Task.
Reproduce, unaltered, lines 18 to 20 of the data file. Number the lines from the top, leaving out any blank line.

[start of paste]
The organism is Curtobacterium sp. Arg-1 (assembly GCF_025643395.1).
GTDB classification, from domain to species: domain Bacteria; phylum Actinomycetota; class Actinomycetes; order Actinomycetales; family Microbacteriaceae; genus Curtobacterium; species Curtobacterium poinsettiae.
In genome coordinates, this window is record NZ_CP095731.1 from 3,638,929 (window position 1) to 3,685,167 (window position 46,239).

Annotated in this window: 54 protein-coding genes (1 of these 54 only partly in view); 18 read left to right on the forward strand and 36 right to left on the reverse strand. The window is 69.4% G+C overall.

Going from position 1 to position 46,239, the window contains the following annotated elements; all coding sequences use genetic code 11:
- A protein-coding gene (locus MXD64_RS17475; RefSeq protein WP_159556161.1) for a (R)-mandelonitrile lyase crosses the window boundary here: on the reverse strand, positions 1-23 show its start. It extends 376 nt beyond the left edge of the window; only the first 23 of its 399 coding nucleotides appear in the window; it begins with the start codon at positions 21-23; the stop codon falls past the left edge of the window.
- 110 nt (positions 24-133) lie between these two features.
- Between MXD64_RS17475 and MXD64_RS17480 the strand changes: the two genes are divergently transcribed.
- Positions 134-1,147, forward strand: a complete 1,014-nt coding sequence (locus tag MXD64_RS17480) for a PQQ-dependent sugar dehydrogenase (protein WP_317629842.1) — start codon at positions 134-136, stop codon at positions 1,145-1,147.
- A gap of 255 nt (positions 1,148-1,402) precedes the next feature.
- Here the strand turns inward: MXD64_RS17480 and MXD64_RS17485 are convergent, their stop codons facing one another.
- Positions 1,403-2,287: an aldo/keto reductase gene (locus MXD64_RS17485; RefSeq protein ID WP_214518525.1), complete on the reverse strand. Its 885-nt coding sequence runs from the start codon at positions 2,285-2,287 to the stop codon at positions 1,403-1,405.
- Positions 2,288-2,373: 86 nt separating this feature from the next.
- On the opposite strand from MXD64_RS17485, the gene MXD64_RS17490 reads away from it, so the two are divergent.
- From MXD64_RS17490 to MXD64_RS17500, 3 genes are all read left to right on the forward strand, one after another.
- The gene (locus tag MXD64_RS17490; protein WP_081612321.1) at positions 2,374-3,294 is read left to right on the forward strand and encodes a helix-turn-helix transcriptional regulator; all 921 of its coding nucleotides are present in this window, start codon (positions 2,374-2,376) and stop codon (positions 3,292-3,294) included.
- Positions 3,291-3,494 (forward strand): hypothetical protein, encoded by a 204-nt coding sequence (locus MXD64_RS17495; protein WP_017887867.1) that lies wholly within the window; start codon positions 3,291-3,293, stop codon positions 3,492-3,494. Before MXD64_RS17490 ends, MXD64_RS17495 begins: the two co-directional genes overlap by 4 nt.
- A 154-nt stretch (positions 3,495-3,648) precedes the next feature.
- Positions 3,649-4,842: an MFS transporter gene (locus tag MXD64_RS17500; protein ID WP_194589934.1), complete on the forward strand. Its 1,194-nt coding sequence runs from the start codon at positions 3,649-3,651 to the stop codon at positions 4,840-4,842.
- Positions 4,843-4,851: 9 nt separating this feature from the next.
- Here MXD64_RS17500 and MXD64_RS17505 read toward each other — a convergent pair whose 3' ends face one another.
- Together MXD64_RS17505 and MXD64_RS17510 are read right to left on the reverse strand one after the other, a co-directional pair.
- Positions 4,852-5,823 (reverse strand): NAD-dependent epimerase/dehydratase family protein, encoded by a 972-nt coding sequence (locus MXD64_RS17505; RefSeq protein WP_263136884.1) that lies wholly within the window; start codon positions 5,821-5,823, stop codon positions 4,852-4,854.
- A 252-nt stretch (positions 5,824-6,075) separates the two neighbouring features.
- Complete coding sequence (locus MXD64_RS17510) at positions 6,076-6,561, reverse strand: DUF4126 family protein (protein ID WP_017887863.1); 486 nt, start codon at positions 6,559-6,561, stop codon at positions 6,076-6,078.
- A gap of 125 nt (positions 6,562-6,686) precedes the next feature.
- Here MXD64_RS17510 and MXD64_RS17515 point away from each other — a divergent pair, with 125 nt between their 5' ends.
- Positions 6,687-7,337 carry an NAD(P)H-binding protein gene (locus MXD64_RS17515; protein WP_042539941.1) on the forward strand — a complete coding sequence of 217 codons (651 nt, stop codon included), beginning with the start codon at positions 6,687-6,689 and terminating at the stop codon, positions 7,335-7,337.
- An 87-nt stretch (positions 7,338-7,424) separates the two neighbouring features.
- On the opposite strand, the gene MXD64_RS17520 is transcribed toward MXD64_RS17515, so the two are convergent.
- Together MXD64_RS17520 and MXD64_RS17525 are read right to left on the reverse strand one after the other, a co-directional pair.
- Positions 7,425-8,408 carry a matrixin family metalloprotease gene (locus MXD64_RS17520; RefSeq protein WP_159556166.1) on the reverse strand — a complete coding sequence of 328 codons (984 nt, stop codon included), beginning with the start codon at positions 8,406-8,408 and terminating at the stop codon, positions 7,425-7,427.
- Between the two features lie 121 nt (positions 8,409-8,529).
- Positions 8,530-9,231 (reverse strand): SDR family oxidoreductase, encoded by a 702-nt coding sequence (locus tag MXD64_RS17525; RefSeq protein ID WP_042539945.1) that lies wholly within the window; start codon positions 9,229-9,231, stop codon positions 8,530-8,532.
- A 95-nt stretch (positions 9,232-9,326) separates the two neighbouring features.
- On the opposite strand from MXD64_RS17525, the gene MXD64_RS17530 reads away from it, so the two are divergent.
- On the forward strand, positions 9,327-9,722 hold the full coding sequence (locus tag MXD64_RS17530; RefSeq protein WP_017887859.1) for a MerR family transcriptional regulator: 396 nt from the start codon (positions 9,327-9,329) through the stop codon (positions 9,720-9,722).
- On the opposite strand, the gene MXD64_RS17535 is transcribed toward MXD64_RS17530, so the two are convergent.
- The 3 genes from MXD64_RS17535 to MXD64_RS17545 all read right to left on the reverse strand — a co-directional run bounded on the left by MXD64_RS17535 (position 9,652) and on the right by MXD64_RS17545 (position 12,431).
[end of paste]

- A 154-nt stretch (positions 3,495-3,648) precedes the next feature.
- Positions 3,649-4,842: an MFS transporter gene (locus tag MXD64_RS17500; protein ID WP_194589934.1), complete on the forward strand. Its 1,194-nt coding sequence runs from the start codon at positions 3,649-3,651 to the stop codon at positions 4,840-4,842.
- Positions 4,843-4,851: 9 nt separating this feature from the next.